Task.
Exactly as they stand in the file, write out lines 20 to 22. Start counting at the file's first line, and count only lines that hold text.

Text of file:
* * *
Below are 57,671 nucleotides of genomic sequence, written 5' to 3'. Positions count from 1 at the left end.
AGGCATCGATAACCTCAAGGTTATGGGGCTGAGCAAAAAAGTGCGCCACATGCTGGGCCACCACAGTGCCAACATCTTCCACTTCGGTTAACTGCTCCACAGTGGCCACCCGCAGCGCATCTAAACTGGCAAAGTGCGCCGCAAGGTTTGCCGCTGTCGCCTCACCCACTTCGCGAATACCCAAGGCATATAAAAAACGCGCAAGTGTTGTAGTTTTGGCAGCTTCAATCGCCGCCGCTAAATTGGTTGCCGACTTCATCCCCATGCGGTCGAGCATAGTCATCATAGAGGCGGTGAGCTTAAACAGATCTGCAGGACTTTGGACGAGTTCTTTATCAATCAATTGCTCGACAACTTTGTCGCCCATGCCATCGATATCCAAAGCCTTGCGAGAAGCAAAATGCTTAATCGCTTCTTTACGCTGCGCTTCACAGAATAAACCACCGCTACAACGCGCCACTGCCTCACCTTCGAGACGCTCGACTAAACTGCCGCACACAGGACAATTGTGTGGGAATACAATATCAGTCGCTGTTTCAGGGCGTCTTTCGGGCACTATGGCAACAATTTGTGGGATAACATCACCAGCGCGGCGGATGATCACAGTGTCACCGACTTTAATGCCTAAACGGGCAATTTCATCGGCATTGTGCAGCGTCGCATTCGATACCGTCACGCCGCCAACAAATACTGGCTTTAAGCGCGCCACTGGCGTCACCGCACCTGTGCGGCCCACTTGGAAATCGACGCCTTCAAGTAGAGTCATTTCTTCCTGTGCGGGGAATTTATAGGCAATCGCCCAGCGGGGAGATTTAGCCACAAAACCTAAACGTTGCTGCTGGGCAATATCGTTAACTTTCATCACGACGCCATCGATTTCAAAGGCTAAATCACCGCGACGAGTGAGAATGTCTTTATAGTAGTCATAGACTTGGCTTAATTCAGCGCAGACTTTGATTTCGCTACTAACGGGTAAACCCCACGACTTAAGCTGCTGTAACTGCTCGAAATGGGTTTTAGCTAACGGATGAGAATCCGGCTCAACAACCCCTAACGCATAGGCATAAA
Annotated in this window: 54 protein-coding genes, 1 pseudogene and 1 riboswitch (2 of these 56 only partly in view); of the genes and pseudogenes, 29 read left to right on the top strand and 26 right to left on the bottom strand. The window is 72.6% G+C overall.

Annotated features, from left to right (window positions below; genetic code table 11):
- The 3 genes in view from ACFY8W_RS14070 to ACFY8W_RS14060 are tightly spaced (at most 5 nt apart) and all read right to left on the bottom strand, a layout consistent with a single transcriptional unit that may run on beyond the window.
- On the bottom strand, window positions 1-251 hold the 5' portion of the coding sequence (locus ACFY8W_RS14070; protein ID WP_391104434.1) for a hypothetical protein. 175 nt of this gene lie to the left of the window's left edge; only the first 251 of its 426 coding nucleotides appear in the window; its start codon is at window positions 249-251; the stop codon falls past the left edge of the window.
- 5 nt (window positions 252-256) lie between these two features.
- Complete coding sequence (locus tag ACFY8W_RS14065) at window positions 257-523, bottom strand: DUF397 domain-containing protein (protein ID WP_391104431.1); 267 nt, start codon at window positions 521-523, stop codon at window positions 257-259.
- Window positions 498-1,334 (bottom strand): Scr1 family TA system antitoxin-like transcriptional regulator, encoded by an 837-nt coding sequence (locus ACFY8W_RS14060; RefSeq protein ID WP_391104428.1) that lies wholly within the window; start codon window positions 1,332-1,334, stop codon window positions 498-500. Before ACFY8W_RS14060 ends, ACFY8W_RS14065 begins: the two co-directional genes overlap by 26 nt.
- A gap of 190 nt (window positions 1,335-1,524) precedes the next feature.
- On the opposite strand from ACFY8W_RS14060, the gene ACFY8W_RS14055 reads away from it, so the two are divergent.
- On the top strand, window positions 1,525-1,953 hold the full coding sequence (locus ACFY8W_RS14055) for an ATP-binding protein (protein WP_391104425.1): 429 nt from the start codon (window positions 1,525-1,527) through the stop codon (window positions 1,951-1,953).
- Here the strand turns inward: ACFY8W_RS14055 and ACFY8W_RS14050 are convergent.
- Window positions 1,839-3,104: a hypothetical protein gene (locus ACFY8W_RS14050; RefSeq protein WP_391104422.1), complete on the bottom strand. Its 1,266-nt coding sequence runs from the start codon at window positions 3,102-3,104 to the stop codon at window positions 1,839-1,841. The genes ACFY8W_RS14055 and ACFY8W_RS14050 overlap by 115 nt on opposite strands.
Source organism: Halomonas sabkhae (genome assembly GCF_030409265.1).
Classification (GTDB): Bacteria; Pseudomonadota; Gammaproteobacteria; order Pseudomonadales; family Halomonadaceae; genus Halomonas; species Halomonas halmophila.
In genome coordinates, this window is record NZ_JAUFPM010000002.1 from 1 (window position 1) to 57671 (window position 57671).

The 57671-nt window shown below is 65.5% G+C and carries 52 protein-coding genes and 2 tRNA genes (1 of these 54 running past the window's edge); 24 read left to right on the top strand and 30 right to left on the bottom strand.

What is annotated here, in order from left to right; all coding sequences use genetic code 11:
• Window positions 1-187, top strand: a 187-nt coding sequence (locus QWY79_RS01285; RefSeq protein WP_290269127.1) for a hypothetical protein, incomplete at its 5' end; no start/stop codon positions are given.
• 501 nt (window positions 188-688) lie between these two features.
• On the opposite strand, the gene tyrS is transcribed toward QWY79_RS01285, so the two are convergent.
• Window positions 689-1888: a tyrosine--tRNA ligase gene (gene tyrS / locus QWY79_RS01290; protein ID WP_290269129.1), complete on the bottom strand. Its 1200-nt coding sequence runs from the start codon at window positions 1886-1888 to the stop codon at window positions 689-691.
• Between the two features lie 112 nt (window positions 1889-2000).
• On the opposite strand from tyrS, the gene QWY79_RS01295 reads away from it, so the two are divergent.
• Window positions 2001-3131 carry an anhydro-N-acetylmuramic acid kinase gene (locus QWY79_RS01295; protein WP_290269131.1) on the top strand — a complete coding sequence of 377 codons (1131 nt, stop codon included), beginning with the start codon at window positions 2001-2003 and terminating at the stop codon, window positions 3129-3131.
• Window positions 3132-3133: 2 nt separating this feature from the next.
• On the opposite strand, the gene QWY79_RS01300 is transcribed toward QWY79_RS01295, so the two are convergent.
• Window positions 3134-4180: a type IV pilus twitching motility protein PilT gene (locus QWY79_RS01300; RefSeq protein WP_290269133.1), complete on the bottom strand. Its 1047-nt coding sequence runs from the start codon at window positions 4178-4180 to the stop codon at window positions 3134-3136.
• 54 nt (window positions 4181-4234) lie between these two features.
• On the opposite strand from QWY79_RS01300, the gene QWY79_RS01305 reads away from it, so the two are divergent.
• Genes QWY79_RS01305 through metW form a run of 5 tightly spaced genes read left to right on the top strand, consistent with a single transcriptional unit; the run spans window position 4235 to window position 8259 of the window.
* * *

• Window positions 1-187, top strand: a 187-nt coding sequence (locus QWY79_RS01285; RefSeq protein WP_290269127.1) for a hypothetical protein, incomplete at its 5' end; no start/stop codon positions are given.
• 501 nt (window positions 188-688) lie between these two features.
• On the opposite strand, the gene tyrS is transcribed toward QWY79_RS01285, so the two are convergent.